The domestic dog (Canis lupus familiaris), is a subspecies of the gray wolf (Canis lupus), a member of the Canidae family of the mammalian order Carnivora. The term "domestic dog" is generally used for both domesticated and feral varieties. The dog may have been the first animal to be domesticated, and has been the most widely kept working, hunting, and pet animal in human history. The word "dog" may also mean the male of a canine species, as opposed to the word "bitch" for the female of the species.
The present lineage of dogs was domesticated from gray wolves about 15,000 years ago. Though remains of domesticated dogs have been found in Siberia and Belgium from about 33,000 years ago, none of those lineages seem to have survived the Last Glacial Maximum. Although DNA testing suggests an evolutionary split between dogs and wolves around 100,000 years ago, no fossil specimens prior to 33,000 years ago are clearly morphologically domesticated dog.
Dogs' value to early human hunter-gatherers led to them quickly becoming ubiquitous across world cultures. Dogs perform many roles for people, such as hunting, herding, pulling loads, protection, assisting police and military, companionship, and, more recently, aiding handicapped individuals. This impact on human society has given them the nickname "Man's Best Friend" in the Western world. In some cultures, dogs are also a source of meat. In 2001, there were estimated to be 400 million dogs in the world.
Most breeds of dogs are at most a few hundred years old, having been artificially selected for particular morphologies and behaviors by people for specific functional roles. Through this selective breeding, the dog has developed into hundreds of varied breeds, and shows more behavioral and morphological variation than any other land mammal. For example, height measured to the withers ranges from 6 inches (150 mm) in the Chihuahua to about 2.5 feet (0.76 m) in the Irish Wolfhound; color varies from white through grays (usually called "blue") to black, and browns from light (tan) to dark ("red" or "chocolate") in a wide variation of patterns; coats can be short or long, coarse-haired to wool-like, straight, curly, or smooth. It is common for most breeds to shed this coat.
Other articles related to "dog, dogs":
... Jan Bondeson published Greyfriars Bobby The Most Faithful Dog in the World, the most detailed biography of Bobby to date ... background, in 19th century Europe there are documented over 60 'graveyard dogs', or 'cemetery dogs' ... These were stray dogs which were fed by visitors and curators to the point the dogs made the graveyards their home ...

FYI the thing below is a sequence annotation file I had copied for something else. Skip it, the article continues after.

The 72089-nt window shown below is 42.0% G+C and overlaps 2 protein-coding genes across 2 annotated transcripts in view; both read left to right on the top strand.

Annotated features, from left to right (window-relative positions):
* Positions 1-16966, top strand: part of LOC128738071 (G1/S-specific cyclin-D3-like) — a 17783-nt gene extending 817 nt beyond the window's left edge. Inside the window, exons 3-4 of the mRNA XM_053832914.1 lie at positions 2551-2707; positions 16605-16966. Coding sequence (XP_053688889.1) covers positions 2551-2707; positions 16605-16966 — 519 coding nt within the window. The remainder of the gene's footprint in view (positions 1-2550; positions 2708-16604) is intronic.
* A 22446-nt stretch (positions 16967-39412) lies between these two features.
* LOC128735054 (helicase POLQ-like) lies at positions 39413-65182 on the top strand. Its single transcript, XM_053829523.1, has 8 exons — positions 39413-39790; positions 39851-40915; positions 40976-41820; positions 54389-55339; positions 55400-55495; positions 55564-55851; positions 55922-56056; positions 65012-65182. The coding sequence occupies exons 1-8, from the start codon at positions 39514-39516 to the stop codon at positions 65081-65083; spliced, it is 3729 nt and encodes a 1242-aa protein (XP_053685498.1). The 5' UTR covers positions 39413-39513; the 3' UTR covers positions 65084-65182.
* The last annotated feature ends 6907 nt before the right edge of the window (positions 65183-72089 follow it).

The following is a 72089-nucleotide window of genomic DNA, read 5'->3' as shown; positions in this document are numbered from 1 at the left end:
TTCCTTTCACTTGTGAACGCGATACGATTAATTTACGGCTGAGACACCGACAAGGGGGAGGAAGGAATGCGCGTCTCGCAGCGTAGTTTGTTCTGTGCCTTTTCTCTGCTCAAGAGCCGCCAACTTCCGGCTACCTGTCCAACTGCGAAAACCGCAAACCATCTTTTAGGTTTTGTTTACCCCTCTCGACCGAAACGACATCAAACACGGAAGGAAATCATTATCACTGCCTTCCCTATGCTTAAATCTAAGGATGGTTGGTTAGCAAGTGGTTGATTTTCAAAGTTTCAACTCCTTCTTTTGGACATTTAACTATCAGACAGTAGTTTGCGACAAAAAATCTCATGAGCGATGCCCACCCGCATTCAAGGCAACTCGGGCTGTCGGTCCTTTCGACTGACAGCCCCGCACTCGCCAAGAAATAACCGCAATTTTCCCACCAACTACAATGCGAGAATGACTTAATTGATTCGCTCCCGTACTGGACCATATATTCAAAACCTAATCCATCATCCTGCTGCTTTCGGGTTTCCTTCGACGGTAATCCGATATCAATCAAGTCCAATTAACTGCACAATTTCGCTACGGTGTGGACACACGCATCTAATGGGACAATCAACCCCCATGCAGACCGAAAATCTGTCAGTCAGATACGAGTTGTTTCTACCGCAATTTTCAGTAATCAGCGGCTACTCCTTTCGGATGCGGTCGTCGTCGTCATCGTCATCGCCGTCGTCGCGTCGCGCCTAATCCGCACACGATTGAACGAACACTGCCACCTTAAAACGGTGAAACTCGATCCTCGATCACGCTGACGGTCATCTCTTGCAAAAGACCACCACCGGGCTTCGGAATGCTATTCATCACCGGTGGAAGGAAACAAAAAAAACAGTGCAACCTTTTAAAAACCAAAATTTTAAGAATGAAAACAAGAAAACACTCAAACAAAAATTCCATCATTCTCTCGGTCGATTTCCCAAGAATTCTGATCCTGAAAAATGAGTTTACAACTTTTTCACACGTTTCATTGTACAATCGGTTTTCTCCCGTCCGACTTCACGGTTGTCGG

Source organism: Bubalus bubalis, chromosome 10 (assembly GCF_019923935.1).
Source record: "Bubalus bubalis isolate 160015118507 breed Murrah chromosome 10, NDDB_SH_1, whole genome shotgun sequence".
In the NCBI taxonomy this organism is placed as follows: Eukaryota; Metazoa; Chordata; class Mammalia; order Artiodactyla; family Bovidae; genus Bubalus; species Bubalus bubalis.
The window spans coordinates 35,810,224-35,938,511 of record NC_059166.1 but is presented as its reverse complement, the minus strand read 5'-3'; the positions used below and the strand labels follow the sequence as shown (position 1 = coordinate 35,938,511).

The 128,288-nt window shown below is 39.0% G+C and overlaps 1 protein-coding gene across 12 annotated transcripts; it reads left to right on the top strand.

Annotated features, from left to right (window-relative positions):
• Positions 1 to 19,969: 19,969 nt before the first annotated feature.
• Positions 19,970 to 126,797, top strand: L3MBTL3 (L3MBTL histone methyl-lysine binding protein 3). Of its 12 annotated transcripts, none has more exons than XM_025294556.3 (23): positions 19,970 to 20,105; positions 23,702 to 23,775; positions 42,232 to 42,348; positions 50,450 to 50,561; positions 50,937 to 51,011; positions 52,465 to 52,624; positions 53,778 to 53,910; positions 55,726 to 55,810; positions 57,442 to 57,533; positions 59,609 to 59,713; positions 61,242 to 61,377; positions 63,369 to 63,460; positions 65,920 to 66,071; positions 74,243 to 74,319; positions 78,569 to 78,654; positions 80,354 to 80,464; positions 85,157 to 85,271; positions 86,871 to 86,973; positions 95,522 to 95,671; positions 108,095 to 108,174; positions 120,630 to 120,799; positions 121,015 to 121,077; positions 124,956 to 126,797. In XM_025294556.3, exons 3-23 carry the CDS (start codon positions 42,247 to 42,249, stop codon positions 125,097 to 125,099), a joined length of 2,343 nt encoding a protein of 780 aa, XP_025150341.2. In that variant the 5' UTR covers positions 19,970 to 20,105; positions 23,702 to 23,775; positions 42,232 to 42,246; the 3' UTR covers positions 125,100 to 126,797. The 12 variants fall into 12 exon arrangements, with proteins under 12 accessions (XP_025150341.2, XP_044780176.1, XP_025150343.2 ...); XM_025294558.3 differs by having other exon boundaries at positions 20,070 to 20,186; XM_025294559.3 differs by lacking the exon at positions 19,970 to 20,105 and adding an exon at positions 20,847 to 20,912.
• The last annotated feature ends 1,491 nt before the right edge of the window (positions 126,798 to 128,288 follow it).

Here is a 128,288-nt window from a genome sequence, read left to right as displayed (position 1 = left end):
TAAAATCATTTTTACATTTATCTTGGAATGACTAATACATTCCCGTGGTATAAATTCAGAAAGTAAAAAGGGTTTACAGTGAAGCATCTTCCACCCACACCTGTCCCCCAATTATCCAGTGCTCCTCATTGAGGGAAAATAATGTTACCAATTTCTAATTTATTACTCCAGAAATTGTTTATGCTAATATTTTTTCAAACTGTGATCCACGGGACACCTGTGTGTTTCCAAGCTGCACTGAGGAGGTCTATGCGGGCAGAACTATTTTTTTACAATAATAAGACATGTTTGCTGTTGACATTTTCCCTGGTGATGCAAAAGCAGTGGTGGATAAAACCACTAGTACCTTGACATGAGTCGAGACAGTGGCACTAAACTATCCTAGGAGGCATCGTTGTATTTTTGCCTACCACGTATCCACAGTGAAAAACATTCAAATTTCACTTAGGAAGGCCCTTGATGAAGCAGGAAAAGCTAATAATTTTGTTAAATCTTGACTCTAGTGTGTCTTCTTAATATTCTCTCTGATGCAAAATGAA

... Say you sue me because you say my dog bit you ... Well, now this is my defense My dog doesn't bite ... And second, in the alternative, my dog was tied up that night ...
... Boy Who Cried Wolf The Cat and the Mice The Cock and the Jewel The Cock, the Dog and the Fox The Crow and the Pitcher The Crow and the Snake The Deer without a Heart The Dog and its Reflection The Dog and the Wolf ...
... is first and foremost an upland flushing dog ... In performing this task there are some skills the dog must be trained to perform ... To be an effective hunter the dog must comply with this command absolutely ...
... The footballer said of Triggs, "Unlike humans, dogs don't talk shit" ... The Daily Telegraph's Steve Wilson once described Triggs as "the most famous dog in football since Pickles, a mongrel who dug up the stolen Jules Rimet Trophy in 1966, or ... Henry Winter, writing in the same paper, called Triggs "the fittest dog in Cheshire" and opined that "if Cruft's held an endurance event, Keane and Triggs would scoop gold" ...
Famous quotes containing the word dog:
“Old Mother Hubbard
Went to the cupboard
To get her poor dog a bone:
But when she got there
The cupboard was bare,
And so the poor dog had none.”
—Sarah Catherine Martin (17681826)
“If you pick up a starving dog and make him prosperous, he will not bite you. This is the principal difference between a dog and a man.”
—Mark Twain [Samuel Langhorne Clemens] (18351910)
“Quarrel not at all. No man resolved to make the most of himself, can spare time for personal contention. Still less can he afford to take all the consequences, including the vitiating of his temper, and the loss of self-control. Yield larger things to which you can show no more than equal right; and yield lesser ones, though clearly your own. Better give your path to a dog, than be bitten by him in contesting for the right. Even killing the dog would not cure the bite.”
—Abraham Lincoln (18091865)